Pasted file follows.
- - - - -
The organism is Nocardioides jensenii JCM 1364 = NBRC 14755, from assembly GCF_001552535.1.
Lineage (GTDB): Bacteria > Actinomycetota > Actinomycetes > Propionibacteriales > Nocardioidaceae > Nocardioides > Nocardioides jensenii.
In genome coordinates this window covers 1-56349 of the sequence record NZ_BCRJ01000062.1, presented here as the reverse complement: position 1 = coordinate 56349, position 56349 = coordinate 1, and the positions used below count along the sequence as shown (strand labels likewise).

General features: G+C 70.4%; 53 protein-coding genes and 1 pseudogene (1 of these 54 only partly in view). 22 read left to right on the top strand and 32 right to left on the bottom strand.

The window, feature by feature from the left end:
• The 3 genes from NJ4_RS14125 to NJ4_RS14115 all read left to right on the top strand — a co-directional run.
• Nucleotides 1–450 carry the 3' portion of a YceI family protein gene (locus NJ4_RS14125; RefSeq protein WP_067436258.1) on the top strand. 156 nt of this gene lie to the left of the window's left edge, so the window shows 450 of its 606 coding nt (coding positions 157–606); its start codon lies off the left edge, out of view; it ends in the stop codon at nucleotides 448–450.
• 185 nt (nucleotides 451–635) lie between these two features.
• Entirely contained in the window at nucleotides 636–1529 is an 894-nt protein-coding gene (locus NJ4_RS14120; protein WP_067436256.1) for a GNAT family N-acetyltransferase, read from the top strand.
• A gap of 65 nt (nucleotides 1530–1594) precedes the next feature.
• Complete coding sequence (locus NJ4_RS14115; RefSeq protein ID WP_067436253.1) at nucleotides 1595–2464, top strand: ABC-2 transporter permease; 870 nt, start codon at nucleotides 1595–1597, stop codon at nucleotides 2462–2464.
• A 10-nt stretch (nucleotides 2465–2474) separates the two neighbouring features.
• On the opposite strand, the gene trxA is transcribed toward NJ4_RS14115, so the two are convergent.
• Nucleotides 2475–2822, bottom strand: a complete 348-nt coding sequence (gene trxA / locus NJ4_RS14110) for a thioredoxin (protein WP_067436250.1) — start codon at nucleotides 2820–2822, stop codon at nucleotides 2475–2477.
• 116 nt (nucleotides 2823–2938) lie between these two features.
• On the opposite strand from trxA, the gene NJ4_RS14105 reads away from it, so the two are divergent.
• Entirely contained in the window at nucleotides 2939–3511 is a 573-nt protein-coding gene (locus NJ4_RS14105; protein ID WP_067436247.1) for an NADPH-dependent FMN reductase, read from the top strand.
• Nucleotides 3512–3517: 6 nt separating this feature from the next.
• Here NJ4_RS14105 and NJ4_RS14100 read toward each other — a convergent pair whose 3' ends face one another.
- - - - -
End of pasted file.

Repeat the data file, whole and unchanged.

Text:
The organism is Nocardioides jensenii JCM 1364 = NBRC 14755, from assembly GCF_001552535.1.
Lineage (GTDB): Bacteria > Actinomycetota > Actinomycetes > Propionibacteriales > Nocardioidaceae > Nocardioides > Nocardioides jensenii.
In genome coordinates this window covers 1-56349 of the sequence record NZ_BCRJ01000062.1, presented here as the reverse complement: position 1 = coordinate 56349, position 56349 = coordinate 1, and the positions used below count along the sequence as shown (strand labels likewise).

General features: G+C 70.4%; 53 protein-coding genes and 1 pseudogene (1 of these 54 only partly in view). 22 read left to right on the top strand and 32 right to left on the bottom strand.

The window, feature by feature from the left end:
• The 3 genes from NJ4_RS14125 to NJ4_RS14115 all read left to right on the top strand — a co-directional run.
• Nucleotides 1–450 carry the 3' portion of a YceI family protein gene (locus NJ4_RS14125; RefSeq protein WP_067436258.1) on the top strand. 156 nt of this gene lie to the left of the window's left edge, so the window shows 450 of its 606 coding nt (coding positions 157–606); its start codon lies off the left edge, out of view; it ends in the stop codon at nucleotides 448–450.
• 185 nt (nucleotides 451–635) lie between these two features.
• Entirely contained in the window at nucleotides 636–1529 is an 894-nt protein-coding gene (locus NJ4_RS14120; protein WP_067436256.1) for a GNAT family N-acetyltransferase, read from the top strand.
• A gap of 65 nt (nucleotides 1530–1594) precedes the next feature.
• Complete coding sequence (locus NJ4_RS14115; RefSeq protein ID WP_067436253.1) at nucleotides 1595–2464, top strand: ABC-2 transporter permease; 870 nt, start codon at nucleotides 1595–1597, stop codon at nucleotides 2462–2464.
• A 10-nt stretch (nucleotides 2465–2474) separates the two neighbouring features.
• On the opposite strand, the gene trxA is transcribed toward NJ4_RS14115, so the two are convergent.
• Nucleotides 2475–2822, bottom strand: a complete 348-nt coding sequence (gene trxA / locus NJ4_RS14110) for a thioredoxin (protein WP_067436250.1) — start codon at nucleotides 2820–2822, stop codon at nucleotides 2475–2477.
• 116 nt (nucleotides 2823–2938) lie between these two features.
• On the opposite strand from trxA, the gene NJ4_RS14105 reads away from it, so the two are divergent.
• Entirely contained in the window at nucleotides 2939–3511 is a 573-nt protein-coding gene (locus NJ4_RS14105; protein ID WP_067436247.1) for an NADPH-dependent FMN reductase, read from the top strand.
• Nucleotides 3512–3517: 6 nt separating this feature from the next.
• Here NJ4_RS14105 and NJ4_RS14100 read toward each other — a convergent pair whose 3' ends face one another.